Just months after negotiating big cost cuts from Detroit Metropolitan Airport, Delta Air Lines Inc. is putting pressure on Atlanta’s city-owned airfield to slice spending or risk losing flights to six other hubs in the airline’s sprawling network, including Detroit.

The dispute mirrors a spat that played out last fall in Romulus between the Wayne County Airport Authority, which operates Detroit Metro, and Northwest Airlines, which Delta acquired in October.

The hardball Delta played with the Detroit and Atlanta airports illustrates the negotiating power the airline gained by acquiring Northwest and its three U.S. hubs to become the world’s biggest airline.

“What Delta is making clear is that it can’t sustain cost increases for the long term, and is willing to make changes to keep those in check,” said industry expert Bill Swelbar, a research analyst at the Massachusetts Institute of Technology’s Airline Data Project. “Airline hubs provide enormous value to the communities. But who should bear that cost?”

Metro Airport was Northwest’s largest hub and is now Delta’s second largest of seven. Airline officials here were quick to point that out when Northwest and Delta asked the airport authority to slice $10 million from its fiscal year 2009 budget.

The companies told airport officials that if they couldn’t cut costs and raise revenue from parking and concessions to lower the airline’s cost per passenger, the newly merged Delta could take its business to any of its six other domestic hubs — Atlanta, Memphis, Cincinnati, New York, Minneapolis/St. Paul or Salt Lake City — where doing business would be cheaper.

Now, Delta is telling leaders of Hartsfield-Jackson Atlanta International Airport — the world’s largest in terms of passenger traffic — that unless costs are cut there, about two-thirds of the flights in and out of Georgia’s largest city could be moved elsewhere. A letter sent last week to Atlanta Airport General Manager Ben DeCosta by John Boatright, Delta’s vice president of corporate real estate, specifically named Detroit as one place those flights could be moved.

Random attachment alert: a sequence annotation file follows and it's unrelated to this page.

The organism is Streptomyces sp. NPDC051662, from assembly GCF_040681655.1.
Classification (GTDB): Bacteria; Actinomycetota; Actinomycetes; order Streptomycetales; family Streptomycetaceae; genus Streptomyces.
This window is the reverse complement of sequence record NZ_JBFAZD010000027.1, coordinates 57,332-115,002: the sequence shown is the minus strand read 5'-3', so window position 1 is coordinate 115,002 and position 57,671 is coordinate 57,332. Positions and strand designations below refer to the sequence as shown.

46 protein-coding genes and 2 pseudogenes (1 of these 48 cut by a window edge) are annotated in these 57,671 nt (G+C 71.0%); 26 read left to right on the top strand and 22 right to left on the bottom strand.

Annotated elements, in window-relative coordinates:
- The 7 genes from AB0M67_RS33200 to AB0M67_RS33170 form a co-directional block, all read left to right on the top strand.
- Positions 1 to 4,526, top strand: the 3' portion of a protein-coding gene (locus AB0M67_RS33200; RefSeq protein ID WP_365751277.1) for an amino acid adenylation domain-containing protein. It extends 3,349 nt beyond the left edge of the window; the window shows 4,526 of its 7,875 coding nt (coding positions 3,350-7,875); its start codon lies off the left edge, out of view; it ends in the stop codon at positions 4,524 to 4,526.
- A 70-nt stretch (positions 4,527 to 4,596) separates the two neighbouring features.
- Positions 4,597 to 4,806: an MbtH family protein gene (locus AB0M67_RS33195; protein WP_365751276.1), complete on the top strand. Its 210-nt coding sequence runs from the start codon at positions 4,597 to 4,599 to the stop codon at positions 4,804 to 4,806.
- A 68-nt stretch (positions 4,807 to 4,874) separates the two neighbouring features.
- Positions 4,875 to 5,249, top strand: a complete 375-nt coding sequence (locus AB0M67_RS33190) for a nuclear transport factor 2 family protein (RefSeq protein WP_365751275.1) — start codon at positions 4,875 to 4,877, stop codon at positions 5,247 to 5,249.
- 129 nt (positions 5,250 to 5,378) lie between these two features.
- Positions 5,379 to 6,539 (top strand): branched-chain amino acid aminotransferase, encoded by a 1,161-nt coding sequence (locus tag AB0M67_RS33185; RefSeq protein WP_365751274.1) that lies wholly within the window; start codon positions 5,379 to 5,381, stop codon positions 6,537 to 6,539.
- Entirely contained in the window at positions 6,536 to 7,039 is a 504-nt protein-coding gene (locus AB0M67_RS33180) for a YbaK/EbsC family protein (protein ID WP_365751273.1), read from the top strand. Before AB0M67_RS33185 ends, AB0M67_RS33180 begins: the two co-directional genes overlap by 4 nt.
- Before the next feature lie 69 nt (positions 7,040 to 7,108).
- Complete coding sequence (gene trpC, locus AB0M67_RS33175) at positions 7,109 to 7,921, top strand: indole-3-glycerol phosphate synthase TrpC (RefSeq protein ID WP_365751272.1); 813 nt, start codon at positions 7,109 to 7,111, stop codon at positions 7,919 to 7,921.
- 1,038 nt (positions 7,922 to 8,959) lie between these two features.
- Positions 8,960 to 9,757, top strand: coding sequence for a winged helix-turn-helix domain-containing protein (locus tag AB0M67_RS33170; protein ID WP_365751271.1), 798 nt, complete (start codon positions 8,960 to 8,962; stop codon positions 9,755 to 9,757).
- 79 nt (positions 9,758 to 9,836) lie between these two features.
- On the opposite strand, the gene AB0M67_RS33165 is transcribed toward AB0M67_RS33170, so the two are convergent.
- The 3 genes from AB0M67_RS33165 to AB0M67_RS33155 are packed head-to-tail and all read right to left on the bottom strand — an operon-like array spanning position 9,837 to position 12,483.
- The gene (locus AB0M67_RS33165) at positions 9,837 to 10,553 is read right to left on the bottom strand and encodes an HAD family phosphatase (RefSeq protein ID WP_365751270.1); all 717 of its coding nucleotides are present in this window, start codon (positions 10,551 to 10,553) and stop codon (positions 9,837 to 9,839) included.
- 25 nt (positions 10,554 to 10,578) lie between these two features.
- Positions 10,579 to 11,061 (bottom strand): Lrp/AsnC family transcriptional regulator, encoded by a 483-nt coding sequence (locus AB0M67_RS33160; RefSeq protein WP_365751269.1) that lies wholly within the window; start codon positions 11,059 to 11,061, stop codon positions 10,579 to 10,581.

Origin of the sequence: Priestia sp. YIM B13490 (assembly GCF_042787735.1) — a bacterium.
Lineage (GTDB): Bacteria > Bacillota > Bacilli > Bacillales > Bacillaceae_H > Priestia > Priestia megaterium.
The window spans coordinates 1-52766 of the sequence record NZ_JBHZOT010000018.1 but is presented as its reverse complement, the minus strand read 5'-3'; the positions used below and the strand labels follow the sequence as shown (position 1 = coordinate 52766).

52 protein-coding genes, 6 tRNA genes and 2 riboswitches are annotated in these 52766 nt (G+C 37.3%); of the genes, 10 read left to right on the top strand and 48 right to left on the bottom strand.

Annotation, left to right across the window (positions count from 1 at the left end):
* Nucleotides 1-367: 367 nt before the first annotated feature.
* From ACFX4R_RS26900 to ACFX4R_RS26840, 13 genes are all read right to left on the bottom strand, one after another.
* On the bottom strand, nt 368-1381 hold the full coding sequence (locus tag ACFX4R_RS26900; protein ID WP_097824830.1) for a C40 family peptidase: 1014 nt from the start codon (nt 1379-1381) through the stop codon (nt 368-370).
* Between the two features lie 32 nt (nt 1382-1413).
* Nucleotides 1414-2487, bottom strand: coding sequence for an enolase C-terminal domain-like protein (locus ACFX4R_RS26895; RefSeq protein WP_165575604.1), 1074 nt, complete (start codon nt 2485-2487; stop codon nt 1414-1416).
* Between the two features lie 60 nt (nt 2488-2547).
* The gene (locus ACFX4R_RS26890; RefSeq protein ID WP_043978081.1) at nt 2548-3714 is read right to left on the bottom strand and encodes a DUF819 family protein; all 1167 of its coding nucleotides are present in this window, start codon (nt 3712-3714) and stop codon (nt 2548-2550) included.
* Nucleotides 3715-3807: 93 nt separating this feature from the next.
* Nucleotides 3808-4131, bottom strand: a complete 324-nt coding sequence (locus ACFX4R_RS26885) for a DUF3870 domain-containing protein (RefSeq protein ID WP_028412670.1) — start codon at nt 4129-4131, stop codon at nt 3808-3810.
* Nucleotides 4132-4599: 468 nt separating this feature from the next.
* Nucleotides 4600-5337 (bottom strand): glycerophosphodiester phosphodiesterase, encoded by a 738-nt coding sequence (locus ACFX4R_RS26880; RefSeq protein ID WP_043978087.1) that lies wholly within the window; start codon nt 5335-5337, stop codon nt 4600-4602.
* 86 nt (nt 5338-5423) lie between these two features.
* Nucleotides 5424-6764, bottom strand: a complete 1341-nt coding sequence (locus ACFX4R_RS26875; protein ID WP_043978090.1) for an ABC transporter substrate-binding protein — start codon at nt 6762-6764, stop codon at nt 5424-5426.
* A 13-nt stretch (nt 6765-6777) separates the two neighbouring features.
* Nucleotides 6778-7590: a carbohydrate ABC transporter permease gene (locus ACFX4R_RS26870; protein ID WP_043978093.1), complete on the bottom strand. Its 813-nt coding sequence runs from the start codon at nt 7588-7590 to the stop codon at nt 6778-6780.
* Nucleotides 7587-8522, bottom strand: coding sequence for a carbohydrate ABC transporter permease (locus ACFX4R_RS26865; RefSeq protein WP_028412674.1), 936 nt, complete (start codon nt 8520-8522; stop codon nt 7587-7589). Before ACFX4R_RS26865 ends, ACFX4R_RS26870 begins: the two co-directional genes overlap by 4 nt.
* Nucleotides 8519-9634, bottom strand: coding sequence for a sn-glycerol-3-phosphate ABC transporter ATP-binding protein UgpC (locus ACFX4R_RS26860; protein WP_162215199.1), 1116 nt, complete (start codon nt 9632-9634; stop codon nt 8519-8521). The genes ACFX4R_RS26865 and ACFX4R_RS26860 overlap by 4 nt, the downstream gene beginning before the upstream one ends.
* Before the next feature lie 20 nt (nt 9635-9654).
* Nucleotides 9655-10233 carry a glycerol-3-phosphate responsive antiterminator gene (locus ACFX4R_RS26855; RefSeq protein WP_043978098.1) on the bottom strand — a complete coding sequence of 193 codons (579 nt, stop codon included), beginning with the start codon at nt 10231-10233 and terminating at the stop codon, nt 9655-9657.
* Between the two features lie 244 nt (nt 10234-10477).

Experts caution such overtures are riddled with hyperbole given the City of Atlanta’s desire to remain a leading global transit point. But such moves can also be effective.

In Detroit, at least a portion of the $7.3 million in cost savings and revenue increases obtained by Delta, Northwest and the other airlines operating at Metro was passed on to local passengers. Parking costs at the North Terminal’s Big Blue Deck jumped from $10 a day to $16 in November, and daily prices at the McNamara Terminal’s garage are expected to increase to $20 from $19, beginning Feb. 1.

Delta’s 30-year lease at the Atlanta airport is up next year. While formal negotiations have yet to begin, officials at two other Delta hubs — in Memphis and Cincinnati — have indicated they are willing to take over any flights Delta might move from its home turf in Atlanta.

Here in Detroit, though, Metro Airport spokesman Michael Conway said the airport authority has focused its efforts on obtaining new service from all carriers instead of taking traffic from other Delta hubs.

“We market our service area to low-cost and network carriers all the time,” Conway said. “But that’s something we do on our own merit, not to take away from the other hubs.”

Swelbar, the industry analyst, said he expects similar scenarios to play out at all of Delta’s hubs as they negotiate contracts.

In the end, he said, it’s a matter of communities choosing how valuable plentiful air service is in terms of supporting an airline with a low-cost hub structure.

“The big question,” Swelbar said, “is who’s willing to take on that responsibility.”